The fight for online privacy is heating up in Maine

4 min read
Osman

I like to think about the impact that the internet has on humanity. In my free time, I'm wolfing down pasta.

A green boxing glove, covered in Matrix style code.

About two years ago, the United States Senate voted in favor of Senate Joint Resolution 34, essentially enabling internet service providers (ISPs) to sell personal consumer information—location history and browsing data—to the highest bidder.

That’s despite the bill’s robust opposition, which brought together journalists, privacy advocates, and even ISPs themselves. Unsurprisingly, those championing and lobbying for the bill were deep-pocketed corporations: Verizon, Comcast, AT&T, and the like.

S.J. Res 34, which was later signed into law by President Trump, effectively snatched away the responsibility of internet privacy from the Federal Communications Commission (FCC) and made it impossible for the federal body to mandate on it in the future.

And the legislation came into effect just before the FCC could implement its own privacy rules on ISPs, which would have required them to be transparent over the data they collected, how they used it, and whether they intended to share it. ISPs would have had to get the express consent of their users before storing or tracking any personal records. Thanks to S.J. Res 34, this right was taken away.

The legislation may seem Orwellian, but all is not lost. Lawmakers in Maine, a state of about 1.3 million residents, recently passed a bill to stop ISPs from distributing personal data without permission.

The bill, called An Act to Protect the Privacy of Online Customer Information, compels all ISPs operating in the state to obtain consent from residents before selling personal information to advertisers or other third parties.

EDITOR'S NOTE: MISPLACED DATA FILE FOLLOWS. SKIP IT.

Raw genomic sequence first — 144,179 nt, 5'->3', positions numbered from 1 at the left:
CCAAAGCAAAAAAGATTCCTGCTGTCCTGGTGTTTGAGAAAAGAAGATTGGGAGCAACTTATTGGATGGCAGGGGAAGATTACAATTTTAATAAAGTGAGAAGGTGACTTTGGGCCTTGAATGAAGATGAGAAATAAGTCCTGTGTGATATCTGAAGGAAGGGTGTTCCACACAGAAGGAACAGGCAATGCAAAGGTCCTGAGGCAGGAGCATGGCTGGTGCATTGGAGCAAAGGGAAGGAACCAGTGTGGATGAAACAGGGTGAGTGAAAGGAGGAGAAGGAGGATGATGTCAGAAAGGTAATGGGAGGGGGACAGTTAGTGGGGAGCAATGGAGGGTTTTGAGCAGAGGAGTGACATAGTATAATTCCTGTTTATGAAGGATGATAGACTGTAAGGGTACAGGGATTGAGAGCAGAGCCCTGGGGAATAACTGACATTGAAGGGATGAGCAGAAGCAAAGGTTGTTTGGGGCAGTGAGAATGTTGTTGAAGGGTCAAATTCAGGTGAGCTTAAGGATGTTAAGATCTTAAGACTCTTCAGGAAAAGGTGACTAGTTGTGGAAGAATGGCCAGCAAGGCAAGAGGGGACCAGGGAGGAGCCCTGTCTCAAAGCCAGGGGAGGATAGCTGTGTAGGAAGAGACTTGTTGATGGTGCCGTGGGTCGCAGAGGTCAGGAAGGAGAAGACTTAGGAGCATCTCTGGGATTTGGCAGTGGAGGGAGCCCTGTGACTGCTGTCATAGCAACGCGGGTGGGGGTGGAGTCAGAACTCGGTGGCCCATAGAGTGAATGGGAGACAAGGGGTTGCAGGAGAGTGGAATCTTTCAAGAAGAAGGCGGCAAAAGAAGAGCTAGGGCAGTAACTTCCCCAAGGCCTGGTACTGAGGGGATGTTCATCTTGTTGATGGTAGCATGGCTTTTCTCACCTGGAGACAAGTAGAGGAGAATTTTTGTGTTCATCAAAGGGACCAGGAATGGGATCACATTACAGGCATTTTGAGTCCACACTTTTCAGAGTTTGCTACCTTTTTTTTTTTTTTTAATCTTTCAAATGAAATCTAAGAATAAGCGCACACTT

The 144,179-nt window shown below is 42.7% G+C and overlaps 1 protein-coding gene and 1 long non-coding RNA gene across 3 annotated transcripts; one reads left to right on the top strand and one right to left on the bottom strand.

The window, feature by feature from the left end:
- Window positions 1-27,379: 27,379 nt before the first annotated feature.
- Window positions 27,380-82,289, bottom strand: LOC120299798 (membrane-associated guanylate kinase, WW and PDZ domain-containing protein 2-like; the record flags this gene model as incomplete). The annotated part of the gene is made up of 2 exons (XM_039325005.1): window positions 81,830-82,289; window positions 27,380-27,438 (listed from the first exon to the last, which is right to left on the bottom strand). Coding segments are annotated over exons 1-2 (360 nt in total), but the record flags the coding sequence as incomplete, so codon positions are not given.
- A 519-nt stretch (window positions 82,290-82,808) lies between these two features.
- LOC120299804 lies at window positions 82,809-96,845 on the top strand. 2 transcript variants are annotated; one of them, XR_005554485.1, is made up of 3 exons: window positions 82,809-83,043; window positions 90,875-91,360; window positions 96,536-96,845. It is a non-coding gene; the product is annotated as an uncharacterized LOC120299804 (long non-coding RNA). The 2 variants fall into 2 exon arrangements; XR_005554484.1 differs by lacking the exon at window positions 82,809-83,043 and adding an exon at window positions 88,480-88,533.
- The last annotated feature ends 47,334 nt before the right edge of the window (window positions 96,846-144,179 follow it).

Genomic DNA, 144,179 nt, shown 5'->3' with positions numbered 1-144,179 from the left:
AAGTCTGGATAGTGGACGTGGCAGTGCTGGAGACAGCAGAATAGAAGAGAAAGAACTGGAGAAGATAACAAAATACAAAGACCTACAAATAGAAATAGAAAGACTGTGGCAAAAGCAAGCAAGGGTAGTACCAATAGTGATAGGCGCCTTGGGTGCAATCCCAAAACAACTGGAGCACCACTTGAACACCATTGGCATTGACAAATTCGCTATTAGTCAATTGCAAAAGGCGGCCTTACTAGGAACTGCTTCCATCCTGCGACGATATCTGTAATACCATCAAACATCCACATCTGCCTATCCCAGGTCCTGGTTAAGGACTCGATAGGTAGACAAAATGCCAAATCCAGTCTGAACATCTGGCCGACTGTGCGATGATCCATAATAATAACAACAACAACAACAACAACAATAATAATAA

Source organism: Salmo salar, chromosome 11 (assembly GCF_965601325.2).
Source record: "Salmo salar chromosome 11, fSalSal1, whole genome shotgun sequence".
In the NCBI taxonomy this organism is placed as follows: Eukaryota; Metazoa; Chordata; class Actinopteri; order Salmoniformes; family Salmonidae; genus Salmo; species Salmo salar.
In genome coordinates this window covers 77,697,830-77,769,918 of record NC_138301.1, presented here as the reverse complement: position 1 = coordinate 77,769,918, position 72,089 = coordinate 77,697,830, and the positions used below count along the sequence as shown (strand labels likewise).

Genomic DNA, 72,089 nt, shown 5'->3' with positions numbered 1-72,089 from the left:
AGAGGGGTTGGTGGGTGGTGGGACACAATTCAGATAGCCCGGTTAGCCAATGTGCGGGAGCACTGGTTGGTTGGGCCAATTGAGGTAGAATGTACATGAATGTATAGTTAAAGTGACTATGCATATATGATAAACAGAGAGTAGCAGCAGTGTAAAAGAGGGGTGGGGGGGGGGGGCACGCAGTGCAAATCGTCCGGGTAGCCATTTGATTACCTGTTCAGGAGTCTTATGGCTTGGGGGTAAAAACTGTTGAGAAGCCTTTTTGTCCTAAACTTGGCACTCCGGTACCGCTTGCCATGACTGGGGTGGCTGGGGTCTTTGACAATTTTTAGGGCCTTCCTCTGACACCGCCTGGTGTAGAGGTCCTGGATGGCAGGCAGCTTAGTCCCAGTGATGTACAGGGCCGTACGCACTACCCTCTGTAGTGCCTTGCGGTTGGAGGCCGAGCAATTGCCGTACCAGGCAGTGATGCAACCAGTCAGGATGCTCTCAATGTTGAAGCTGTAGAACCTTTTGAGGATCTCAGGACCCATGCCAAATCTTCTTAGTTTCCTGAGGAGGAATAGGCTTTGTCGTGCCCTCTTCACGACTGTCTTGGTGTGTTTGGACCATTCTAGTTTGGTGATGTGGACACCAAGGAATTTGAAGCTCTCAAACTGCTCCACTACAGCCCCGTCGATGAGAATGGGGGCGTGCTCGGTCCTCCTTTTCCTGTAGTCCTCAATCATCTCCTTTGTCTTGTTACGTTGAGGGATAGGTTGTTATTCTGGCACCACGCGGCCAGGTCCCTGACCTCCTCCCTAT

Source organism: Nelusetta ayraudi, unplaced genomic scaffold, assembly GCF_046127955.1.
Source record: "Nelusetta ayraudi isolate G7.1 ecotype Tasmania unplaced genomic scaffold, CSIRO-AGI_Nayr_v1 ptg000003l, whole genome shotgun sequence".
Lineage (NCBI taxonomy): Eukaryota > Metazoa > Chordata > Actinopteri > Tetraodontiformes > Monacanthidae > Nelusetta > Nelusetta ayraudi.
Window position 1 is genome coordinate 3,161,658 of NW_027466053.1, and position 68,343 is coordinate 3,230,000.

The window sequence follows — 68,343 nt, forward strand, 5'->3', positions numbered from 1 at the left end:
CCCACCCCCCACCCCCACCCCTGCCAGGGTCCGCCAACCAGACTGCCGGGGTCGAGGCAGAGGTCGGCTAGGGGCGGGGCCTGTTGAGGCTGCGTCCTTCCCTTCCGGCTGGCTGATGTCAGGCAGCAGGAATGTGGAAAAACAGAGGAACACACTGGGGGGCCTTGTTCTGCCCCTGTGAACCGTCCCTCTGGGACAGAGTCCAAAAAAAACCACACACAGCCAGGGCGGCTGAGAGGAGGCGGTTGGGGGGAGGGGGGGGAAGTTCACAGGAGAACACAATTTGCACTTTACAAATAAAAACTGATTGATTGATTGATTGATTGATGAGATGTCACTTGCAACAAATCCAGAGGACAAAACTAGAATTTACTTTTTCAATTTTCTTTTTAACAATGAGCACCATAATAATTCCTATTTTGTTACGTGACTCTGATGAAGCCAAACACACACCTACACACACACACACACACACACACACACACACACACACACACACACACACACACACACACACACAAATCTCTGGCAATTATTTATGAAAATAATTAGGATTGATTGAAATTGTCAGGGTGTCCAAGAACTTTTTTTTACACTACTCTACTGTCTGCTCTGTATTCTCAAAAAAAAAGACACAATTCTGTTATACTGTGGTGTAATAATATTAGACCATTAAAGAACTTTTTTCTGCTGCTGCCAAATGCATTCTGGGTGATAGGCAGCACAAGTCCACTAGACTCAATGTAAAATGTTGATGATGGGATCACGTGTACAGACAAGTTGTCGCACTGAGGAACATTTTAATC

“As a Maine resident, I’m pleased to see that the government I vote for is taking steps to help protect people’s privacy,” says Charlie Custer, a journalist who’s covered privacy issues in the past. “I think this is an area where much more action is needed, but this is an excellent first step. And after eight years of Republican obstructionism and stagnation, it’s also great to see Maine’s government taking action to do anything at all.”

Why is Maine’s ruling important?

While the actions of the Trump Administration may not suggest it, the fact is Americans value their privacy a great deal.

In a Pew Research study, 74% of Americans said it is “very important” for them to be in control of who can get information about them.

Of the respondents, 61% said they would like to do more to protect their privacy online and 64% believed that advertisers need to be subjected to more regulatory measures. Only 9% of all survey respondents believed social media companies do enough to protect user data, with 80% stating concerns about advertisers and businesses accessing data on their online behavior.